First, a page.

Today I want to take you on three “History Hikes” that provide some of the greatest stories ever lived in Oregon.
Great drama is easy to find in the great Oregon outdoors – if – you know where to look. In fact, there’s a compelling three-act drama right off Portland’s front step and each offers intrigue, romance and fascinating characters. Oregon’s greatest stories have larger than life characters, plus colorful and compelling settings and above all, Oregon stories that endure and connect with a passion that’s strong as ever.
Hike #1: Start your history hike at a US National Park in Oregon City where Dr John McLoughlin’s home provides a commanding view. John McLoughlin is often called the ‘Father of the Oregon Country’ and was arguably very influential in the state’s development. The McLoughlin Memorial Association leads tours of the home and the property that will take you back to a time before statehood in 1845.
Hike #2: Our second hike takes you 20 miles to the southwest, where the past will fill your senses at Champoeg State Heritage Site near Wilsonville. Champoeg left a lasting political mark on Oregon history when the first provisional government was formed here in 1843 where pioneer businessman Robert Newell’s home still stands. Newell was one of the voters who formed Oregon’s first government and was one of the wealthiest men in the area. He had accumulated enough wealth to build a home on high ground overlooking the town site that he was developing in the early 1850’s. The home is one of the few original Champoeg structures standing today.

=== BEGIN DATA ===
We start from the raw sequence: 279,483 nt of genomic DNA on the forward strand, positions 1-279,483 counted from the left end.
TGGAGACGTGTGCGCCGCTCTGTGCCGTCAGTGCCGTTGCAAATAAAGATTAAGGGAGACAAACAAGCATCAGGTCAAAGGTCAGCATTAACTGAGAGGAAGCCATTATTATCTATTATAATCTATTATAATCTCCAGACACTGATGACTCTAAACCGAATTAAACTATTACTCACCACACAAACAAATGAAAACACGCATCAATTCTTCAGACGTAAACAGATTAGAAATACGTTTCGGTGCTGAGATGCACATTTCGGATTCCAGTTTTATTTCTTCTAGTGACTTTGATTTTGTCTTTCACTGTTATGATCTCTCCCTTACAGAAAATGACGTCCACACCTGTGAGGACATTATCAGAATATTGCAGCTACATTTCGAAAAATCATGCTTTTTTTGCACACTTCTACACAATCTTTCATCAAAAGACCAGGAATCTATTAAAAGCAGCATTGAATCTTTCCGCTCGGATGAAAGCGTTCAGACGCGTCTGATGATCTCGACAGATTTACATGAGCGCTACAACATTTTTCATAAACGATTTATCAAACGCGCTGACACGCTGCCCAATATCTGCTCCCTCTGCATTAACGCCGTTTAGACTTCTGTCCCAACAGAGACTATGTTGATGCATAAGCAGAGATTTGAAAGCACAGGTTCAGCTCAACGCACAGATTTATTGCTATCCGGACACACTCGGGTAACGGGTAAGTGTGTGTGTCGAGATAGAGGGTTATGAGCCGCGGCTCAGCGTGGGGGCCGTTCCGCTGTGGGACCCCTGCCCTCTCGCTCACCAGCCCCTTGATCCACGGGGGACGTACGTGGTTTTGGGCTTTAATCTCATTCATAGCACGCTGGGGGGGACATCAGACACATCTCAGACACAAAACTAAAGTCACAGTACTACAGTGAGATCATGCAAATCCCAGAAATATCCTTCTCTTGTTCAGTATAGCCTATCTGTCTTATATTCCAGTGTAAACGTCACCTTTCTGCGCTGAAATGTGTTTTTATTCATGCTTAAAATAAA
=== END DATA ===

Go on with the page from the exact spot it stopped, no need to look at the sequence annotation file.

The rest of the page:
Hike #3: History Hike number three is within easy reach following a short twenty mile drive from Champoeg to Pacific University in the Washington County town of Forest Grove.
That is where Old College Hall rises across the beautiful university grounds and it is where Alvin Smith, Harvey Clark and Tabitha Brown brought education and culture to the wilderness.
The grand building was erected in 1849 and holds historic artifacts, artwork and antique furniture. Local historian, Mary Jo Morelli, (she co-authored a new book that includes the building’s story: “Images of Forest Grove,”) explained that the greatest value of the building may be in how the pioneers and education changed the Oregon Country.